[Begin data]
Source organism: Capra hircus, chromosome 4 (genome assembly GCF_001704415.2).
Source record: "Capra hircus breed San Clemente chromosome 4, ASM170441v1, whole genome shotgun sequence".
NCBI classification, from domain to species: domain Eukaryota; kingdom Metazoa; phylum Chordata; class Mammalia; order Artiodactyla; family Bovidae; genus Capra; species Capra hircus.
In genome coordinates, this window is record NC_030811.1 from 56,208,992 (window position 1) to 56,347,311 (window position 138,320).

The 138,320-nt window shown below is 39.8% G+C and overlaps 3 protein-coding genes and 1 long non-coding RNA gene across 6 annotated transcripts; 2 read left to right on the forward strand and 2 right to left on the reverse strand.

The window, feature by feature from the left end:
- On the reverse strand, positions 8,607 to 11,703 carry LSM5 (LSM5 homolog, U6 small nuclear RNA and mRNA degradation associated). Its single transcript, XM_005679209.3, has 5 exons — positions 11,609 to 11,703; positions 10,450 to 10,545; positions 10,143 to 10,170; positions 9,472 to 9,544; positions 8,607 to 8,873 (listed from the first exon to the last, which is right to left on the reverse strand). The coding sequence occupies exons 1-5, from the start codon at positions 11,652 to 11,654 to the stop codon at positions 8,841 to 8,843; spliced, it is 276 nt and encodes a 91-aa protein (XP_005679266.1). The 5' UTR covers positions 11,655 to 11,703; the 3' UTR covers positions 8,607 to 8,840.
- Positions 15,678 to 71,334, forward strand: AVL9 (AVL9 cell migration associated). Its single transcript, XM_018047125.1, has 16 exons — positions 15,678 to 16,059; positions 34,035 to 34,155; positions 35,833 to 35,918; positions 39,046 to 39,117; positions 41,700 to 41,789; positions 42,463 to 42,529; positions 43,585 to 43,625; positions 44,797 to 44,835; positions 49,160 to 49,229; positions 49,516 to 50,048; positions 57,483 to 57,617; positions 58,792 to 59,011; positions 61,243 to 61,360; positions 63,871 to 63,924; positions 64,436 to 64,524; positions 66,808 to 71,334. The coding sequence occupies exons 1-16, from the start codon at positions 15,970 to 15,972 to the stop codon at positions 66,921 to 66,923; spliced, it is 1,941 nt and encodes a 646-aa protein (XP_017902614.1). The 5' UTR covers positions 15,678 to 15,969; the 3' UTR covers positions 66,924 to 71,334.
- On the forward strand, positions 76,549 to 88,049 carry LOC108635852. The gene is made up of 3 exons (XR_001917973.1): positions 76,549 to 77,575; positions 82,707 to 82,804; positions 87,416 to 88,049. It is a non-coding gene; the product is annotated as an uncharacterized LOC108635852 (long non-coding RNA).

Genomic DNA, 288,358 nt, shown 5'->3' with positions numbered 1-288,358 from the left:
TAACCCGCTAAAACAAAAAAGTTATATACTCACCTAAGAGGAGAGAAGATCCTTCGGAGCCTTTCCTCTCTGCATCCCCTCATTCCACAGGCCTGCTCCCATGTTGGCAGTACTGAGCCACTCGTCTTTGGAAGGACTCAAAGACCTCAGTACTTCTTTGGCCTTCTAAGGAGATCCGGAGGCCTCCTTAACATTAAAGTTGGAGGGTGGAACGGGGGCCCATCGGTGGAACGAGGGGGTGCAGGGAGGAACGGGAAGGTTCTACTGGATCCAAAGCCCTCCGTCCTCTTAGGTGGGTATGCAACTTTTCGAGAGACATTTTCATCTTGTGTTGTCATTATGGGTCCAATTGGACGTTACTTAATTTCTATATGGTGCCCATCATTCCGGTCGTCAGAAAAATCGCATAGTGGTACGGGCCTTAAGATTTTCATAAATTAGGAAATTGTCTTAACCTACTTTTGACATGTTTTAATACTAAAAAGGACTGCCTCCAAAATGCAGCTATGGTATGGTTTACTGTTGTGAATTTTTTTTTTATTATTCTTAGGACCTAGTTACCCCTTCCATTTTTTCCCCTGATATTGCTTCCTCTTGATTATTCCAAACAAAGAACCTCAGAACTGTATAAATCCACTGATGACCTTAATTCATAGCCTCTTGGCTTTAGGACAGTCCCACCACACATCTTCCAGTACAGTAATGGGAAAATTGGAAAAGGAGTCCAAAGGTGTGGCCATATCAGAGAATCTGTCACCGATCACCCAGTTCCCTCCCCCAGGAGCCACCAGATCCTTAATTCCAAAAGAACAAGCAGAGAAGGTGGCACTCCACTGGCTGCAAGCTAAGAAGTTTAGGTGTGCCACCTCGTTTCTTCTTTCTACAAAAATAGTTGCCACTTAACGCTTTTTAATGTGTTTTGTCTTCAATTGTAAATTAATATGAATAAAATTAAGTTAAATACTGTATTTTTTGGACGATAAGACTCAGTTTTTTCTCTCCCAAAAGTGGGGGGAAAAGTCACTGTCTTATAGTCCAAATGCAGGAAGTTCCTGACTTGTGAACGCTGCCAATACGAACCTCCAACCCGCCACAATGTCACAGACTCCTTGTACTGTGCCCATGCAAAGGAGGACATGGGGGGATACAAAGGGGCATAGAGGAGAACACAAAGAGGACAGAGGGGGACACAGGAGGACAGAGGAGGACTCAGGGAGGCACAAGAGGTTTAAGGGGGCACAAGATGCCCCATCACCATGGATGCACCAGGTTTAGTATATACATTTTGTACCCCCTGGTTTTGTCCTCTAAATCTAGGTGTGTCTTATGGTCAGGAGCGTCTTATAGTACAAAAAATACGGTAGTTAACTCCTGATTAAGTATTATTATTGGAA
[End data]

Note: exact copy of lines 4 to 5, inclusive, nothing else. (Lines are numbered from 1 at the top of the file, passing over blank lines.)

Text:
In genome coordinates, this window is record NC_030811.1 from 56,208,992 (window position 1) to 56,347,311 (window position 138,320).

The 138,320-nt window shown below is 39.8% G+C and overlaps 3 protein-coding genes and 1 long non-coding RNA gene across 6 annotated transcripts; 2 read left to right on the forward strand and 2 right to left on the reverse strand.